© 2024 St. Louis Public Radio
Play Live Radio
Next Up:
0:00 0:00
Available On Air Stations
We will broadcast special coverage of both the Republican and Democratic National Conventions, starting with the RNC tonight at 8.

Back to the FutureGen: Feds commit $1 billion in stimulus money for carbon capture plant in Mattoon

This article first appeared in the St. Louis Beacon, June 12, 2009 - For residents of the Illinois town of Mattoon, it's back to the FutureGen.

The on-again, off-again clean coal project gained new life on Friday with the announcement by Energy Secretary Steven Chu of an agreement with the FutureGen Alliance for the $1.5 billion carbon capture and sequestration plant. It would be the nation's first such operation on a commercial scale.

Under the agreement, the federal government would use more than $1 billion in federal stimulus money for the project. Members of the FutureGen Alliance, including Peabody Energy in St. Louis, would contribute up to $600 million over the next four to six years.

FutureGen is designed to generate electricity while capturing and permanently storing carbon dioxide deep beneath the earth. The plant would also produce hydrogen and byproducts that could be used by other industries. The FutureGen Alliance said the plant's 275 megawatts of electricity would be enough to power 150,000 American homes.

"This important step forward for FutureGen reflects this administration's commitment to rapidly developing carbon capture and sequestration technology as part of a comprehensive plan to create jobs, develop clean energy and reduce climate change pollution," Chu said.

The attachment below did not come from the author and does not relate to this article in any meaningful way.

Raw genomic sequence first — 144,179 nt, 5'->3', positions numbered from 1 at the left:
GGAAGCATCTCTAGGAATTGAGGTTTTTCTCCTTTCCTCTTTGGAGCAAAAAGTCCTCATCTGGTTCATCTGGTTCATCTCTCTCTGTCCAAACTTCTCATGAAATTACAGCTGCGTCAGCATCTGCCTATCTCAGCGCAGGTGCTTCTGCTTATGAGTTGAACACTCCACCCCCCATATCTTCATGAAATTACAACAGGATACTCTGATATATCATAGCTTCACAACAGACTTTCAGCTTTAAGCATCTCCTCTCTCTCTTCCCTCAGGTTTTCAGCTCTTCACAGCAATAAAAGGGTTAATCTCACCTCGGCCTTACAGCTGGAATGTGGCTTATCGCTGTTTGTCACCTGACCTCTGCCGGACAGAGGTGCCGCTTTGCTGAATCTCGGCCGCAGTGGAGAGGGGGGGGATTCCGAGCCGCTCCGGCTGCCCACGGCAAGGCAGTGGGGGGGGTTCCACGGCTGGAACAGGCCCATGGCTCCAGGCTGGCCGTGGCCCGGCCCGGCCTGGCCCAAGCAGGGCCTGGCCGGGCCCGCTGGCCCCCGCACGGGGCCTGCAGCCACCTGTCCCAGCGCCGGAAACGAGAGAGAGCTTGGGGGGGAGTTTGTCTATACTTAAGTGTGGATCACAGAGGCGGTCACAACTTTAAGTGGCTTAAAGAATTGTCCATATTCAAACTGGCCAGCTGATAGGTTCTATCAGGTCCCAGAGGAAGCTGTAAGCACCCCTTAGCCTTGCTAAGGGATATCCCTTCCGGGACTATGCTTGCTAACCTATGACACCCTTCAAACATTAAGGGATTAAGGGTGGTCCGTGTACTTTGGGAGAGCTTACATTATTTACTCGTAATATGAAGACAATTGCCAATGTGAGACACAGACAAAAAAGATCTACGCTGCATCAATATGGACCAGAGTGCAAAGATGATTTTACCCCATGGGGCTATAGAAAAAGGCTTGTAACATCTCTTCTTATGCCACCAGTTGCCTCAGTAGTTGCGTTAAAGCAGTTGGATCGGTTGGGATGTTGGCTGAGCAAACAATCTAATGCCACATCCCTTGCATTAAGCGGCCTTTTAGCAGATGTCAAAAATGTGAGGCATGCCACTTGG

"The FutureGen project holds great promise as a flagship facility to demonstrate carbon capture and storage at commercial scale. Developing this technology is critically important for reducing greenhouse gas emissions in the U.S. and around the world."

Sen. Dick Durbin, D-Ill., who has pushed for the project, called the agreement "an historic moment for both our state and our country.

"In my time in Congress, I can't recall a project that has greater scientific and practical significance than FutureGen, not to mention the enormous economic benefit it will have in Illinois."

Construction jobs for the plant are expected to reach as high as 700 workers, with a permanent workforce of more than 100 jobs once the plant is operational.

One of the longest backers of the project in Mattoon has been Angela Griffin, who heads Coles Together, the economic development organization of Coles County, about 150 miles northeast of St. Louis in central Illinois. Recalling how she began working to bring the plant to Mattoon in March 2006, she said:

"We're still on the roller coaster a little bit, but for the most part, it's all positive. We have all the players back at the table, finally."

She noted that Barack Obama backed the project when he represented Illinois in the Senate, but she added that the decision announced Friday was not just political.

"We're encouraged that Secretary Chu is taking his time and coming out in support of the project on the merits this time."